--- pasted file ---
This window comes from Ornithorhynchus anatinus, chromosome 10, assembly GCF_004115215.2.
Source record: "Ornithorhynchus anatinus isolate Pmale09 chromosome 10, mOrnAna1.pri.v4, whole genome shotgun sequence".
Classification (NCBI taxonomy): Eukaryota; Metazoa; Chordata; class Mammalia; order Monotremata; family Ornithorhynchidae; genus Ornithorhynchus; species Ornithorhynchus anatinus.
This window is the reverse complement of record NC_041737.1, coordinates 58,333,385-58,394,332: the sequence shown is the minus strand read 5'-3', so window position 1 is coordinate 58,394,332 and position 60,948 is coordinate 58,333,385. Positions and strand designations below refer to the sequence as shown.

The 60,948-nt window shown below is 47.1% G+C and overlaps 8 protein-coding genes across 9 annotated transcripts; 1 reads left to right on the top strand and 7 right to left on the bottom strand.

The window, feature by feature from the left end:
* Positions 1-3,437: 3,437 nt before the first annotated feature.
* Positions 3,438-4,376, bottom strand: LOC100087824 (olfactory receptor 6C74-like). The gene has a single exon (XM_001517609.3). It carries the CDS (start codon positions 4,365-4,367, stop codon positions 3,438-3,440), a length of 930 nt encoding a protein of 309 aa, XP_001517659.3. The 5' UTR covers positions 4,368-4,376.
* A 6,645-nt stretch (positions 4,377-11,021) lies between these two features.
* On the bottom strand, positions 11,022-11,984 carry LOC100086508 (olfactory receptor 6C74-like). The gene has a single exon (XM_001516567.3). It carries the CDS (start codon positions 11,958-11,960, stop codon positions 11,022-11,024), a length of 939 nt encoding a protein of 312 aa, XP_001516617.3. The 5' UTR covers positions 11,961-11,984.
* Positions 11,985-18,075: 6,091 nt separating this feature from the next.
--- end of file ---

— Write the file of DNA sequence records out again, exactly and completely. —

This window comes from Ornithorhynchus anatinus, chromosome 10, assembly GCF_004115215.2.
Source record: "Ornithorhynchus anatinus isolate Pmale09 chromosome 10, mOrnAna1.pri.v4, whole genome shotgun sequence".
Classification (NCBI taxonomy): Eukaryota; Metazoa; Chordata; class Mammalia; order Monotremata; family Ornithorhynchidae; genus Ornithorhynchus; species Ornithorhynchus anatinus.
This window is the reverse complement of record NC_041737.1, coordinates 58,333,385-58,394,332: the sequence shown is the minus strand read 5'-3', so window position 1 is coordinate 58,394,332 and position 60,948 is coordinate 58,333,385. Positions and strand designations below refer to the sequence as shown.

The 60,948-nt window shown below is 47.1% G+C and overlaps 8 protein-coding genes across 9 annotated transcripts; 1 reads left to right on the top strand and 7 right to left on the bottom strand.

The window, feature by feature from the left end:
* Positions 1-3,437: 3,437 nt before the first annotated feature.
* Positions 3,438-4,376, bottom strand: LOC100087824 (olfactory receptor 6C74-like). The gene has a single exon (XM_001517609.3). It carries the CDS (start codon positions 4,365-4,367, stop codon positions 3,438-3,440), a length of 930 nt encoding a protein of 309 aa, XP_001517659.3. The 5' UTR covers positions 4,368-4,376.
* A 6,645-nt stretch (positions 4,377-11,021) lies between these two features.
* On the bottom strand, positions 11,022-11,984 carry LOC100086508 (olfactory receptor 6C74-like). The gene has a single exon (XM_001516567.3). It carries the CDS (start codon positions 11,958-11,960, stop codon positions 11,022-11,024), a length of 939 nt encoding a protein of 312 aa, XP_001516617.3. The 5' UTR covers positions 11,961-11,984.
* Positions 11,985-18,075: 6,091 nt separating this feature from the next.